Justice to young American who became a hero
Many Americans became heroes on Dec. 7, 1941, during the Japanese attack on Pearl Harbor. One of them, a Navy mess attendant, had been told he wasn’t even supposed to fire guns — because he was black.
He was Doris “Dorie” Miller, a young Texan serving aboard the battleship USS West Virginia.
Now, the Navy has announced it plans to name a new aircraft carrier after him. That is among the highest honors our government can bestow.
It is deserved.
Miller enlisted in the Navy at a time when racist discrimination was still permitted in the armed forces. African-Americans were relegated to roles such as his, serving food to primarily-white crew members.
At least some of his white shipmates knew Miller could be counted upon, however. When Japanese planes swarmed down upon the West Virginia, a white officer told Miller to help feed ammunition into a .50-caliber machine gun. Instead, Miller began firing it, effectively enough that the officer fed ammunition for him.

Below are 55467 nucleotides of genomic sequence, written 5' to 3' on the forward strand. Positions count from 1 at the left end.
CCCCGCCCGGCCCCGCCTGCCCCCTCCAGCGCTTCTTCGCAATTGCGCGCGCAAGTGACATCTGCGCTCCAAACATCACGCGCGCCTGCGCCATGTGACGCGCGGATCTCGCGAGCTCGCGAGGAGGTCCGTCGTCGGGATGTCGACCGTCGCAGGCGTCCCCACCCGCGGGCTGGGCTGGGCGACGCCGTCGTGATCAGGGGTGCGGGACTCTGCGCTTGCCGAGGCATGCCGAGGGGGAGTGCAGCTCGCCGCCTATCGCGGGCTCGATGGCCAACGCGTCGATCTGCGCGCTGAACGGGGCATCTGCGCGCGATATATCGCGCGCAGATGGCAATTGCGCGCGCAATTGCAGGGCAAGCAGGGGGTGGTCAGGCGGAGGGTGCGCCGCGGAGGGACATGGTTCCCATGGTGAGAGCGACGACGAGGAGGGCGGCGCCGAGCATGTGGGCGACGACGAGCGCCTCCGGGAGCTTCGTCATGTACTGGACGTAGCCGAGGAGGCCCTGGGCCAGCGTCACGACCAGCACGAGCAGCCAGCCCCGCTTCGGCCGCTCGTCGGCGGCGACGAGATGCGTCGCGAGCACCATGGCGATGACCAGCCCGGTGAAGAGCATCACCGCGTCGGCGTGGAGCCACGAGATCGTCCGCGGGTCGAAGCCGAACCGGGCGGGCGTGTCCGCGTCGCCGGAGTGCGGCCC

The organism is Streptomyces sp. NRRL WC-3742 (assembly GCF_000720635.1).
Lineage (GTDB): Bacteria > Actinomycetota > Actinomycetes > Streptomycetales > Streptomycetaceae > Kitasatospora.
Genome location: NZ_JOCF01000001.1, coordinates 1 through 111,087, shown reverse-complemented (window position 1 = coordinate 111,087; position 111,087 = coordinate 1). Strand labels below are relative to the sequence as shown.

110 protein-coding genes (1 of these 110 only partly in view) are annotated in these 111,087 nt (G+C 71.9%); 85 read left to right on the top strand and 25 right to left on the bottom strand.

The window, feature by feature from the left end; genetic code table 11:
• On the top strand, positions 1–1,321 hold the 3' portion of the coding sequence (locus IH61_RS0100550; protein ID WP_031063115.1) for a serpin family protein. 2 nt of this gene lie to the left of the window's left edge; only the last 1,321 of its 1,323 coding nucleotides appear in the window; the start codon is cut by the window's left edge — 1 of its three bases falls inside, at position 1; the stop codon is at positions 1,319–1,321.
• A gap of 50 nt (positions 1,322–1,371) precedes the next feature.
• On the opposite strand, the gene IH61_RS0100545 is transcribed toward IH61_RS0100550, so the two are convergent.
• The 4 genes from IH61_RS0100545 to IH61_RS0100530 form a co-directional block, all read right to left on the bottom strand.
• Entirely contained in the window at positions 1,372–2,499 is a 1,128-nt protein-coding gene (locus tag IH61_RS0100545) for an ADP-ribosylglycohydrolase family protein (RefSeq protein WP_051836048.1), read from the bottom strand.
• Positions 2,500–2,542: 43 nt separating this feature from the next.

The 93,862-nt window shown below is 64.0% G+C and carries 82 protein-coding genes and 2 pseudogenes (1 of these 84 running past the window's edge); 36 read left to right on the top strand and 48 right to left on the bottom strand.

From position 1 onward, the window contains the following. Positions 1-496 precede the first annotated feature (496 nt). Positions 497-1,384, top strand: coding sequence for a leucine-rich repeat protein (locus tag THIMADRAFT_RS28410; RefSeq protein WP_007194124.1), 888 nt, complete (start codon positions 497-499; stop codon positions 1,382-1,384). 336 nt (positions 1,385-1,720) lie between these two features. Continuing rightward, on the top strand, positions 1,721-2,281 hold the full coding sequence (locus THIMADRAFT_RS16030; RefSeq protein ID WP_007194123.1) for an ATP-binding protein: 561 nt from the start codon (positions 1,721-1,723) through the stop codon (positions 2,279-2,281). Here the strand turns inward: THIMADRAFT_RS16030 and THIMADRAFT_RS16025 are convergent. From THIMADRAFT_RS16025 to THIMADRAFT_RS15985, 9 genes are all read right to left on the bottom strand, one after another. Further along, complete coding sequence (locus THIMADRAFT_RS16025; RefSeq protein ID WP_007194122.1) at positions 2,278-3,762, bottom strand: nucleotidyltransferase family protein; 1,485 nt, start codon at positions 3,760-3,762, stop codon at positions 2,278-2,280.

Miller’s ship went down. He was credited with saving the lives of a number of other men.
His action resulted in Miller receiving the Navy Cross. No other black sailor had ever received it.
About two years later, while serving aboard another Navy ship in combat, Miller was killed.
There can be little doubt that his heroism helped shift public opinion to the point that, eventually, the armed forces were desegregated. Miller’s deeds were recognized in later years — but one honor, the very highest we Americans can confer on those in military service, was denied. It is the Medal of Honor.
In time for commissioning of the aircraft carrier bearing his name, Doris Miller should be granted the Medal of Honor, posthumously. Doing that would be a matter of simple justice to a young American who became a hero despite being a victim of a great injustice.